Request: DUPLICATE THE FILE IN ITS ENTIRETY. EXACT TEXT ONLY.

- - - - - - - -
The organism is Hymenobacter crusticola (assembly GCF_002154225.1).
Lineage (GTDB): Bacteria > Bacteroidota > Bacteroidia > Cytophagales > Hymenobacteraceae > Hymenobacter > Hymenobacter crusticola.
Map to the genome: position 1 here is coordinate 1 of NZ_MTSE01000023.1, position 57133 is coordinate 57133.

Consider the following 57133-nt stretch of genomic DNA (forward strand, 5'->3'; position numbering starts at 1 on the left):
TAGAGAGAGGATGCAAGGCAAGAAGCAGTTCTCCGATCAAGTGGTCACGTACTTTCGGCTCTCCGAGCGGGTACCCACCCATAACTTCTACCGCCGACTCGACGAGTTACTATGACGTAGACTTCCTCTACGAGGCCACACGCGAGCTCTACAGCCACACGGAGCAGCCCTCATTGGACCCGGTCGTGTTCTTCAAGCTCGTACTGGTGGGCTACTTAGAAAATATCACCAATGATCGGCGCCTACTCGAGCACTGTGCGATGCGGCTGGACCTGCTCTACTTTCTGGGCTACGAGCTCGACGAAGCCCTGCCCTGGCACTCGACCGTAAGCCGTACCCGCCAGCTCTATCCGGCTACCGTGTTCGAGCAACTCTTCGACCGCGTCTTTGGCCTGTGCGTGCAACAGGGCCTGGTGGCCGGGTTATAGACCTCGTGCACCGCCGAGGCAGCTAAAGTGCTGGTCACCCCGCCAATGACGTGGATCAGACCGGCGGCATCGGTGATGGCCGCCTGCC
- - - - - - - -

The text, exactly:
The organism is Hymenobacter crusticola (assembly GCF_002154225.1).
Lineage (GTDB): Bacteria > Bacteroidota > Bacteroidia > Cytophagales > Hymenobacteraceae > Hymenobacter > Hymenobacter crusticola.
Map to the genome: position 1 here is coordinate 1 of NZ_MTSE01000023.1, position 57133 is coordinate 57133.

Consider the following 57133-nt stretch of genomic DNA (forward strand, 5'->3'; position numbering starts at 1 on the left):
TAGAGAGAGGATGCAAGGCAAGAAGCAGTTCTCCGATCAAGTGGTCACGTACTTTCGGCTCTCCGAGCGGGTACCCACCCATAACTTCTACCGCCGACTCGACGAGTTACTATGACGTAGACTTCCTCTACGAGGCCACACGCGAGCTCTACAGCCACACGGAGCAGCCCTCATTGGACCCGGTCGTGTTCTTCAAGCTCGTACTGGTGGGCTACTTAGAAAATATCACCAATGATCGGCGCCTACTCGAGCACTGTGCGATGCGGCTGGACCTGCTCTACTTTCTGGGCTACGAGCTCGACGAAGCCCTGCCCTGGCACTCGACCGTAAGCCGTACCCGCCAGCTCTATCCGGCTACCGTGTTCGAGCAACTCTTCGACCGCGTCTTTGGCCTGTGCGTGCAACAGGGCCTGGTGGCCGGGTTATAGACCTCGTGCACCGCCGAGGCAGCTAAAGTGCTGGTCACCCCGCCAATGACGTGGATCAGACCGGCGGCATCGGTGATGGCCGCCTGCC